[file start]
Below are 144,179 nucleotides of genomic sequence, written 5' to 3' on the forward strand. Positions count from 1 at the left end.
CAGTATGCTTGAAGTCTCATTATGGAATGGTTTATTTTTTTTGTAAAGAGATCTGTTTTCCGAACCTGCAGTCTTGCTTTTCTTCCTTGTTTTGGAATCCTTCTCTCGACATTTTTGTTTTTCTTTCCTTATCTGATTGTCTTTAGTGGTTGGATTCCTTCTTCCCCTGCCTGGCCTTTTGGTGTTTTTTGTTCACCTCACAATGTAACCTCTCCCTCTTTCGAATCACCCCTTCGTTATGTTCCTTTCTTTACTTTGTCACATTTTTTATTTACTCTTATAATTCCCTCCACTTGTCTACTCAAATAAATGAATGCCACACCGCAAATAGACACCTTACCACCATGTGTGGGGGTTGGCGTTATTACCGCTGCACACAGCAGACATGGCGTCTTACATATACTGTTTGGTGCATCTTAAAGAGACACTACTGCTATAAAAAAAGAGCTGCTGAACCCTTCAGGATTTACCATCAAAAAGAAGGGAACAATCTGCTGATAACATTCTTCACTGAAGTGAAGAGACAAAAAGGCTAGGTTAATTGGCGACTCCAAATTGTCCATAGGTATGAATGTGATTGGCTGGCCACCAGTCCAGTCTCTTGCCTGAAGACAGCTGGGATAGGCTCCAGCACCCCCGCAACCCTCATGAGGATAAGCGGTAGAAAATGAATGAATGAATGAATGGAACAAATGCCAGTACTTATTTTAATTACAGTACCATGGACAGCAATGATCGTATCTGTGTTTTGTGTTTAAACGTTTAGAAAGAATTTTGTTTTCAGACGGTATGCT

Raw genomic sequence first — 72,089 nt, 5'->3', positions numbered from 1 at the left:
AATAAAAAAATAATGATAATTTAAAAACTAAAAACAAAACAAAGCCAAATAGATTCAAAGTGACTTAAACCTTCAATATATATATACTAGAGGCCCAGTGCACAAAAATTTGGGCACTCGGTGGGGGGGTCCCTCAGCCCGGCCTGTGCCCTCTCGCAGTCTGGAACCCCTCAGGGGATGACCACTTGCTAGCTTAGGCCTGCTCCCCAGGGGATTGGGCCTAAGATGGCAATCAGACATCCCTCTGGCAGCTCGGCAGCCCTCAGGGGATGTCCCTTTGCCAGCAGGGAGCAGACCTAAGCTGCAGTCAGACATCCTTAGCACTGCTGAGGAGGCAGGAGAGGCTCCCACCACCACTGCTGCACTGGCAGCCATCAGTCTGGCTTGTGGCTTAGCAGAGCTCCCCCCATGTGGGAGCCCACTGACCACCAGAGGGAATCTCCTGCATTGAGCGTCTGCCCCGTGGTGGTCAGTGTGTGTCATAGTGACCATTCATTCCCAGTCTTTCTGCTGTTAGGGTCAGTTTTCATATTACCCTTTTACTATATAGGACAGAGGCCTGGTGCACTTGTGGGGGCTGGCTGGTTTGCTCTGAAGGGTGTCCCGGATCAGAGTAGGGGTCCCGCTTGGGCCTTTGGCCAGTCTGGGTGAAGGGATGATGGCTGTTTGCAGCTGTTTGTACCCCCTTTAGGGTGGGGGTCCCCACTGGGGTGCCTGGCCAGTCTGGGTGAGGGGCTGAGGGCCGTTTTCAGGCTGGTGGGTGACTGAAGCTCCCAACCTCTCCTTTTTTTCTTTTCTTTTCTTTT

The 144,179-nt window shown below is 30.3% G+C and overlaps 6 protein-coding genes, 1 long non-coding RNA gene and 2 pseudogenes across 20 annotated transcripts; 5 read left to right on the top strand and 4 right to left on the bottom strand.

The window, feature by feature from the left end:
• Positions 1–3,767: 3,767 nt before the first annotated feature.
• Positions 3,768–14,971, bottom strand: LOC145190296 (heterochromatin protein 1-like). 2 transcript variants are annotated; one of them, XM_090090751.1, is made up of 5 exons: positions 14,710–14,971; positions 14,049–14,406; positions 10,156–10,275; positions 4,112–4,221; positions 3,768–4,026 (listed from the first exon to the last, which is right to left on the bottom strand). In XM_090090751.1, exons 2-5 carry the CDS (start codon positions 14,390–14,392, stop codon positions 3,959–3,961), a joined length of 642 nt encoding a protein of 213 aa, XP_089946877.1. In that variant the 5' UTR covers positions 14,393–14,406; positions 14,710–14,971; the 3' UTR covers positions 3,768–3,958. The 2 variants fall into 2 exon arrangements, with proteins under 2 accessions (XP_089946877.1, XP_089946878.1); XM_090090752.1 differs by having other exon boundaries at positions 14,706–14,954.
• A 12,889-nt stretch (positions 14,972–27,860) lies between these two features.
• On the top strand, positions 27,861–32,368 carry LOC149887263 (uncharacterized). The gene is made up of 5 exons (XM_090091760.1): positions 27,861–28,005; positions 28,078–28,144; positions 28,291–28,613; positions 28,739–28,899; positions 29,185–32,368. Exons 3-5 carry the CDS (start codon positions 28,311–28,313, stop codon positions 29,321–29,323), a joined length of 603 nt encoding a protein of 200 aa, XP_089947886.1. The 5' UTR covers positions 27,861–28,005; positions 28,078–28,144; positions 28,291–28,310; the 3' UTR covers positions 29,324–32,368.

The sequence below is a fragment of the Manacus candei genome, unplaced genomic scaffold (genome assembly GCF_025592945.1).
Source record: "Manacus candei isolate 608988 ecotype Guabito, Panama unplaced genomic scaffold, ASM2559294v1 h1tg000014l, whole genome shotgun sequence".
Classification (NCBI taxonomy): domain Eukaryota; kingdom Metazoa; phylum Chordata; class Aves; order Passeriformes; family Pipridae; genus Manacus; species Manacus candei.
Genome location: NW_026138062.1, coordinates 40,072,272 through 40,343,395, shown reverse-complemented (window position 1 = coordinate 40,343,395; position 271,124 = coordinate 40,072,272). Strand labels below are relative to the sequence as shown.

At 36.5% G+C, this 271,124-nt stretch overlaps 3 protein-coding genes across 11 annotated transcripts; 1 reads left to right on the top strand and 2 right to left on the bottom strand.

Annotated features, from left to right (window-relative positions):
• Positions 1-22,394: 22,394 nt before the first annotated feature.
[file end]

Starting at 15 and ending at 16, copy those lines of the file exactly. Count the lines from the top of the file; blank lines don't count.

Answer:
At 36.5% G+C, this 271,124-nt stretch overlaps 3 protein-coding genes across 11 annotated transcripts; 1 reads left to right on the top strand and 2 right to left on the bottom strand.

Annotated features, from left to right (window-relative positions):